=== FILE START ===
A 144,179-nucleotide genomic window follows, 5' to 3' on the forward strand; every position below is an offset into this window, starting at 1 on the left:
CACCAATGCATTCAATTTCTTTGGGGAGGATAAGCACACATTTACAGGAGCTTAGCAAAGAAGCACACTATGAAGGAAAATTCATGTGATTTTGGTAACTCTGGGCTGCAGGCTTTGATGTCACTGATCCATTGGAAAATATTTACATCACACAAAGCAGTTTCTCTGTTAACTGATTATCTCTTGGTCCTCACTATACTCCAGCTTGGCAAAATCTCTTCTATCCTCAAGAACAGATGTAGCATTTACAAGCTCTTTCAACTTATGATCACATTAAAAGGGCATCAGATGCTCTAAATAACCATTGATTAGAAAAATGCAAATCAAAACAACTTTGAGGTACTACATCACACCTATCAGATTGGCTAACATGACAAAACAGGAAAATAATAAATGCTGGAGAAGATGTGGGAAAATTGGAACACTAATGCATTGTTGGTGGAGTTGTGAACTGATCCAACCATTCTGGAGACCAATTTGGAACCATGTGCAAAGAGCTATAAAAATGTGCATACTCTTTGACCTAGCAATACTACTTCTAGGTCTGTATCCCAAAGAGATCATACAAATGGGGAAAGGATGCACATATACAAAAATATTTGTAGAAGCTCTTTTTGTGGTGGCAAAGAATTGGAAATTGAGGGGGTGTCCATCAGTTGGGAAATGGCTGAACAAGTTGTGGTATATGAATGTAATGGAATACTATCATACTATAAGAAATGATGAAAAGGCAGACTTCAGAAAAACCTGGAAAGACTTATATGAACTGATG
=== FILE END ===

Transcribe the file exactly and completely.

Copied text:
A 144,179-nucleotide genomic window follows, 5' to 3' on the forward strand; every position below is an offset into this window, starting at 1 on the left:
CACCAATGCATTCAATTTCTTTGGGGAGGATAAGCACACATTTACAGGAGCTTAGCAAAGAAGCACACTATGAAGGAAAATTCATGTGATTTTGGTAACTCTGGGCTGCAGGCTTTGATGTCACTGATCCATTGGAAAATATTTACATCACACAAAGCAGTTTCTCTGTTAACTGATTATCTCTTGGTCCTCACTATACTCCAGCTTGGCAAAATCTCTTCTATCCTCAAGAACAGATGTAGCATTTACAAGCTCTTTCAACTTATGATCACATTAAAAGGGCATCAGATGCTCTAAATAACCATTGATTAGAAAAATGCAAATCAAAACAACTTTGAGGTACTACATCACACCTATCAGATTGGCTAACATGACAAAACAGGAAAATAATAAATGCTGGAGAAGATGTGGGAAAATTGGAACACTAATGCATTGTTGGTGGAGTTGTGAACTGATCCAACCATTCTGGAGACCAATTTGGAACCATGTGCAAAGAGCTATAAAAATGTGCATACTCTTTGACCTAGCAATACTACTTCTAGGTCTGTATCCCAAAGAGATCATACAAATGGGGAAAGGATGCACATATACAAAAATATTTGTAGAAGCTCTTTTTGTGGTGGCAAAGAATTGGAAATTGAGGGGGTGTCCATCAGTTGGGAAATGGCTGAACAAGTTGTGGTATATGAATGTAATGGAATACTATCATACTATAAGAAATGATGAAAAGGCAGACTTCAGAAAAACCTGGAAAGACTTATATGAACTGATG